In the UK, this is a local problem: a country renowned for its pragmatism and stability seems to be having a mental breakdown. But the danger with populism is that a country can eventually end up like Viktor Orban’s Hungary or pre-Macri Argentina.
In the US case, the populist rot is also a global problem. President Trump is undermining the dollar-based international monetary system and the global trading system, while threatening catastrophic war.
Since Trump took office, the dollar has fallen by some 15% against the euro and by 8% on a trade-weighted basis. That decline puzzles economists, since the US policy mix of monetary tightening and fiscal loosening is usually associated with a stronger dollar.
Some now argue that the dollar has weakened because expectations of future policy have changed, namely that while future Fed hikes were already priced in a year ago, stronger eurozone growth has led markets to price in rate increases there after 2019.
That may indeed be part of the story, although it does not explain why the dollar has weakened against other currencies or why the euro’s rise against the dollar has been much greater than against other currencies.
In my view, part of the dollar’s decline is due to politics. It arguably reflects a Trump discount: a loss of global trust in the US’s ability and willingness to lead the international system, whether it is maintaining open trade, supplying the safe asset of choice, or being the consumer and borrower of last resort. That is amplified by the uncertainty associated with the shift to a new Fed leadership and Trump’s recklessly erratic management.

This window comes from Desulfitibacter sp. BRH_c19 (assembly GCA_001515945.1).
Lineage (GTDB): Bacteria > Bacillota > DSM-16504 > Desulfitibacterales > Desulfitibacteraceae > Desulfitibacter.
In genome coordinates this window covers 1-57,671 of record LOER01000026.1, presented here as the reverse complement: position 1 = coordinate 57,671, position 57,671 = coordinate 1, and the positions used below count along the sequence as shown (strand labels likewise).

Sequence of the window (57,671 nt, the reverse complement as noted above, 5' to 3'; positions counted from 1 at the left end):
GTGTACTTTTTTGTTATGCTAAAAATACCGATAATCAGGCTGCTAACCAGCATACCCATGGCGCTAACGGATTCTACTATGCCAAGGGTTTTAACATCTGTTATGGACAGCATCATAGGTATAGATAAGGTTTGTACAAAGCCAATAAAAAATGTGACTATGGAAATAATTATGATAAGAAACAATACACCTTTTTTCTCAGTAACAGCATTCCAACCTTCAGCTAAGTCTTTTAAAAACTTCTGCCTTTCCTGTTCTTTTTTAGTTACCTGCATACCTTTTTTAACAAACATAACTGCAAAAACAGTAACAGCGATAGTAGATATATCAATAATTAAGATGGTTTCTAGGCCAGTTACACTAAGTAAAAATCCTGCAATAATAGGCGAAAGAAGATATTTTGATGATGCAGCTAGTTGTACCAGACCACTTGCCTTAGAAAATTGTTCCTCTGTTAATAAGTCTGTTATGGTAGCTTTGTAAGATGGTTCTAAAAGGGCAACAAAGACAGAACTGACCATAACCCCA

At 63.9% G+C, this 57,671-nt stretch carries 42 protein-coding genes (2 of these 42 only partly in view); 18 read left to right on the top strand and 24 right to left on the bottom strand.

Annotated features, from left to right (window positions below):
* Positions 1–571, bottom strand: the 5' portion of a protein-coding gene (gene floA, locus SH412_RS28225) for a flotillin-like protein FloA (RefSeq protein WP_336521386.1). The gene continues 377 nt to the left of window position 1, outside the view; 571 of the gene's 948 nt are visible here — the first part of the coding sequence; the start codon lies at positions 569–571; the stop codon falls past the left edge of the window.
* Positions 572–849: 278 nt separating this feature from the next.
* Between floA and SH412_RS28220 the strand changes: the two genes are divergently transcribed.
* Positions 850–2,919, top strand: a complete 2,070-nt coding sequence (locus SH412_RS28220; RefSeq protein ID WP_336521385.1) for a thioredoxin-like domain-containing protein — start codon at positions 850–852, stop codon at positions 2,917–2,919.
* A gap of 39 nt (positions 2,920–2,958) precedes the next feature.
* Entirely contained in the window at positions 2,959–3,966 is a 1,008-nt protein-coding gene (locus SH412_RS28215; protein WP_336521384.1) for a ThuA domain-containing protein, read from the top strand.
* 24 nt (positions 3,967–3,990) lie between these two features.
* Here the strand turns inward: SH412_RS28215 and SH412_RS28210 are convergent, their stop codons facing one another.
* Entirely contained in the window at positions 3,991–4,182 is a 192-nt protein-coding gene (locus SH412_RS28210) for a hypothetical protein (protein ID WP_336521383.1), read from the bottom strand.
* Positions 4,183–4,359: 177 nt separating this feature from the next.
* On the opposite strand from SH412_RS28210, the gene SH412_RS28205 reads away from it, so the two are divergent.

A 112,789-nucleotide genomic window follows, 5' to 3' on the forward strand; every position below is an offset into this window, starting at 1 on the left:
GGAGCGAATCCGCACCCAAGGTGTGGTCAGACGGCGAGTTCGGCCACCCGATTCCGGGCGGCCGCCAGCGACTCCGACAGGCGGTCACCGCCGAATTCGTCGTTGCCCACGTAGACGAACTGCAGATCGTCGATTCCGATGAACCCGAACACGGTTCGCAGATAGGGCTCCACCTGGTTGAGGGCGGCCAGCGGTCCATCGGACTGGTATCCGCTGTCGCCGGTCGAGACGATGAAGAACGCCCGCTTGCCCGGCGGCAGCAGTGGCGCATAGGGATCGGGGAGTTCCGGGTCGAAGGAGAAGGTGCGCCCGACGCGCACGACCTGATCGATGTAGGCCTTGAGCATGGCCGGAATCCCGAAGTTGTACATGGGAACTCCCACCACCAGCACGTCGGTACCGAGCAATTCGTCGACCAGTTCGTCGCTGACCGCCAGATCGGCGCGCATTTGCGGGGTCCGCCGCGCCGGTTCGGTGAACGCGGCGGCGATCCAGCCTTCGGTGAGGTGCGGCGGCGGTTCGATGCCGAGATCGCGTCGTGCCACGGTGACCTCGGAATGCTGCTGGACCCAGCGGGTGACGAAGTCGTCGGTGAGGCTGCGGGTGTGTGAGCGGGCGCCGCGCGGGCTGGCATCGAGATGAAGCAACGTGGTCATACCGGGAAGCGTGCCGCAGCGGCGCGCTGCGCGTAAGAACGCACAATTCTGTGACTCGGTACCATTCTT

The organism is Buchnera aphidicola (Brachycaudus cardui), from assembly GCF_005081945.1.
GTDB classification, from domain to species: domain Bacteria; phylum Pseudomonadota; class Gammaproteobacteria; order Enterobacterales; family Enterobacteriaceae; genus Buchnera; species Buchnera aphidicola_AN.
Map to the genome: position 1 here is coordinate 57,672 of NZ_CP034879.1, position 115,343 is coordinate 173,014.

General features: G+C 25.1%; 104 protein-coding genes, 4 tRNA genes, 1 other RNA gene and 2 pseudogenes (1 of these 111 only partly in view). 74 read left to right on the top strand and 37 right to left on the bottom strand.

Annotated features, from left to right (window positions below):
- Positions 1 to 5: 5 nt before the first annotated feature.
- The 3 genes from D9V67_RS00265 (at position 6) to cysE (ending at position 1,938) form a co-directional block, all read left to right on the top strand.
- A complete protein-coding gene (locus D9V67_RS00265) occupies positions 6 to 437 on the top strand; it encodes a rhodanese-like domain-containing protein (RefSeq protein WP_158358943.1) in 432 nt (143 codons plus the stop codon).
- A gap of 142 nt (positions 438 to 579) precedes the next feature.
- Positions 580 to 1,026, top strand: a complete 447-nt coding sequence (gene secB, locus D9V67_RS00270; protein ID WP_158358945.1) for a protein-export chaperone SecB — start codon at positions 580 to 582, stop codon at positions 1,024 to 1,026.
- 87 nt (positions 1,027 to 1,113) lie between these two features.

Treasury Secretary Steve Mnuchin’s call in Davos for a weak dollar and Trump’s America First policies are reminiscent of Richard Nixon’s Treasury Secretary, John Connally. He infamously told the rest of the world that “The dollar is our currency and your problem.” Just as devaluing the dollar in the early Seventies led to the breakdown of the Bretton Woods dollar-anchored fixed-exchange-rate system, we may now be starting to see a shift towards a less dollar-dominated world. The euro may provide an alternative in the near term and the renminbi further out. Indeed arguably part of the reason for the continued popularity of bitcoin and other crypto-currencies is a loss of faith in central-bank money and the dollar in particular.